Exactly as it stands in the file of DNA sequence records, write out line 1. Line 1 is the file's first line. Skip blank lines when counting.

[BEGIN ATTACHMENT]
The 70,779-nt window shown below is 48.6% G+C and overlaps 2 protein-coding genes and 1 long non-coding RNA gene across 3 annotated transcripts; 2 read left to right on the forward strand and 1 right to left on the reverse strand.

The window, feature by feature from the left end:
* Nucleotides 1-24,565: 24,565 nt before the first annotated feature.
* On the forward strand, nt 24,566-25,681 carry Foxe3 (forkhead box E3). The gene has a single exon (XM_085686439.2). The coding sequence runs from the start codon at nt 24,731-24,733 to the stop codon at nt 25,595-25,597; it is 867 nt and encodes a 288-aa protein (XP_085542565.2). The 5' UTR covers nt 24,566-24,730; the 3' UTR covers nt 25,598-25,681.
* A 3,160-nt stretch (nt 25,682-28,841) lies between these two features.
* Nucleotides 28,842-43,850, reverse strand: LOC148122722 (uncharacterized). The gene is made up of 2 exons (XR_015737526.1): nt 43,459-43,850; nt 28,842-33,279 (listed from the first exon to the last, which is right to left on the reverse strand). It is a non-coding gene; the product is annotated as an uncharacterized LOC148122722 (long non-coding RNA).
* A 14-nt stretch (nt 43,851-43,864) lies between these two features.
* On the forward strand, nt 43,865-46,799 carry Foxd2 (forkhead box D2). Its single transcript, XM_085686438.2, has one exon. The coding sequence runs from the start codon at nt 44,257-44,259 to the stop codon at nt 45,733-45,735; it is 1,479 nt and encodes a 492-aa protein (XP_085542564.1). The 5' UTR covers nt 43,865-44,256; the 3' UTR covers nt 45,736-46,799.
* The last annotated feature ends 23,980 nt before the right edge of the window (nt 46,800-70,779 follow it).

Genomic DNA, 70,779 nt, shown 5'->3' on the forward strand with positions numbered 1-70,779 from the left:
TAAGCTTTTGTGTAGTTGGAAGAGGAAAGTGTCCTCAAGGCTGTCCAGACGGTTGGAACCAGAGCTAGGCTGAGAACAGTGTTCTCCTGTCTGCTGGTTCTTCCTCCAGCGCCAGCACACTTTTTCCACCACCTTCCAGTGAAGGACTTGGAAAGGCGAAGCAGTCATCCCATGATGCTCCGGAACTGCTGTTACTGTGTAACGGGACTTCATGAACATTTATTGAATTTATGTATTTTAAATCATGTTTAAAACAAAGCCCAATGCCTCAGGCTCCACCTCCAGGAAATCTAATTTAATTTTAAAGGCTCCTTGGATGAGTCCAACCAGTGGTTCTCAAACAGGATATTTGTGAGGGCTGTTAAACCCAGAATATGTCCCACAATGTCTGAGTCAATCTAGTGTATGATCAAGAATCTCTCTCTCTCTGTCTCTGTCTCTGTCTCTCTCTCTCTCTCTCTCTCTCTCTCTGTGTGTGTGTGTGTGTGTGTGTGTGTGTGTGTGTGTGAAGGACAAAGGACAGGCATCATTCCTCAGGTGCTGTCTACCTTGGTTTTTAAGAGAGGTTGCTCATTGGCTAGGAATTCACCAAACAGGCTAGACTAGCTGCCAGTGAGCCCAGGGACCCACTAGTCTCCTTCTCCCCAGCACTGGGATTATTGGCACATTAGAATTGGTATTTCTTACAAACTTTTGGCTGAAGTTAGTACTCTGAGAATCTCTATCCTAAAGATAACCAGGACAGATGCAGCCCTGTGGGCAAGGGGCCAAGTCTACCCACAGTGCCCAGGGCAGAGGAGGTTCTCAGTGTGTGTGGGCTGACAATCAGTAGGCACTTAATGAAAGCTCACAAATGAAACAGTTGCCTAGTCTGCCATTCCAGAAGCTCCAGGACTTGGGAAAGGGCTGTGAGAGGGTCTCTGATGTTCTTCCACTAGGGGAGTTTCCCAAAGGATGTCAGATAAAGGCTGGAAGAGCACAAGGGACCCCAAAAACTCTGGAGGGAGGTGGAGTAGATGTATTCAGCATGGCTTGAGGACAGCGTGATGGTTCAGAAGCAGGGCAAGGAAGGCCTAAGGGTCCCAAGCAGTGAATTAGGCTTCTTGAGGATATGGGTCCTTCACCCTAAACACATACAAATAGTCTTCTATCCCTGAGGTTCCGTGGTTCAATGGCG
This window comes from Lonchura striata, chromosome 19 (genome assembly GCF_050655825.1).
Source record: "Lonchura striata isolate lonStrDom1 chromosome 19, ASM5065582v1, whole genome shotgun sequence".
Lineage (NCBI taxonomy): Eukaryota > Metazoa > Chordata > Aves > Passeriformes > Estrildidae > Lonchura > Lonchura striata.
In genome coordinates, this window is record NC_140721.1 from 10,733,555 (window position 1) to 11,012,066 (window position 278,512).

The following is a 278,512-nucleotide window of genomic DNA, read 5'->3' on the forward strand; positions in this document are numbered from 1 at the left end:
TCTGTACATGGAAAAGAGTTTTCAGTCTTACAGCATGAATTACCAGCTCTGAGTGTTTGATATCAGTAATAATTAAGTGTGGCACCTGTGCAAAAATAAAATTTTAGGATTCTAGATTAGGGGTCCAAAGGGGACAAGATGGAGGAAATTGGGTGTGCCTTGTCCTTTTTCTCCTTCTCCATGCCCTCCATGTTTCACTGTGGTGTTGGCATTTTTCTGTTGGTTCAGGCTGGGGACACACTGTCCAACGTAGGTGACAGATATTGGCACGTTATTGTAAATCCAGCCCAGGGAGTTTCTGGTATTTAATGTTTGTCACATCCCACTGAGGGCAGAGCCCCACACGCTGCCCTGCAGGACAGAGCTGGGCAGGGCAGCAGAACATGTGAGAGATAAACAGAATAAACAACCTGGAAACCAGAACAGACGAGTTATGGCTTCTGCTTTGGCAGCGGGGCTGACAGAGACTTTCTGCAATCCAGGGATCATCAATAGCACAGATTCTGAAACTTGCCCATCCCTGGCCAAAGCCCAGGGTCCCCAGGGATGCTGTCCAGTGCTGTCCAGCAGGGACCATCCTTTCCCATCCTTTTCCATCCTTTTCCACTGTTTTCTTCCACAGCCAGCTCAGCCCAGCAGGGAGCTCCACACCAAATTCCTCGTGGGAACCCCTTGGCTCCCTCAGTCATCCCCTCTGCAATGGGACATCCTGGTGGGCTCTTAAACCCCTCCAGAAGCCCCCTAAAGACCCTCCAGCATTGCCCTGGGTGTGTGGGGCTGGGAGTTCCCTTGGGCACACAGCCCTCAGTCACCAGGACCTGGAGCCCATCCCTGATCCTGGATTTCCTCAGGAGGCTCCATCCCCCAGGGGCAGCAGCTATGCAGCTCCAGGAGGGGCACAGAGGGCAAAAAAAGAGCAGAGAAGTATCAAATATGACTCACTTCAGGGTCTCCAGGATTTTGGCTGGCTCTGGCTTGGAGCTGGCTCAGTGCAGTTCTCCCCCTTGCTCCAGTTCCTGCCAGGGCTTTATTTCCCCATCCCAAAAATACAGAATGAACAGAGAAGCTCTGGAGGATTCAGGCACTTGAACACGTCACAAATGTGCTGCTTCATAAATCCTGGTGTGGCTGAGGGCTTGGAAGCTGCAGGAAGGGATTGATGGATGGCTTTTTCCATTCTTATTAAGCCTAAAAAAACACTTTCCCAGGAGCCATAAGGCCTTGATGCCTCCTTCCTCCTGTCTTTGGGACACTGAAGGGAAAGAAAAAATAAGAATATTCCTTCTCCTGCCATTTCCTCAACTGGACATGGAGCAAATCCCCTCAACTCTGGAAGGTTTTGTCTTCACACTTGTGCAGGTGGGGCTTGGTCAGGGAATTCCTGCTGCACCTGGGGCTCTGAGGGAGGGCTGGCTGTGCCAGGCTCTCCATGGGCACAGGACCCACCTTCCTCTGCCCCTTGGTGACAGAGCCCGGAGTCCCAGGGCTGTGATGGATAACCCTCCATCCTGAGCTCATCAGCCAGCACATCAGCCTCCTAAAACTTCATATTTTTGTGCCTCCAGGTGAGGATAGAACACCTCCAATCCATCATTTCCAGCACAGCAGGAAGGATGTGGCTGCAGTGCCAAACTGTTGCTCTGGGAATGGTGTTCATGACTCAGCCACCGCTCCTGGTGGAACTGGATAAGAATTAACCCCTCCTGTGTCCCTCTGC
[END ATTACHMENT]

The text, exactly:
The 70,779-nt window shown below is 48.6% G+C and overlaps 2 protein-coding genes and 1 long non-coding RNA gene across 3 annotated transcripts; 2 read left to right on the forward strand and 1 right to left on the reverse strand.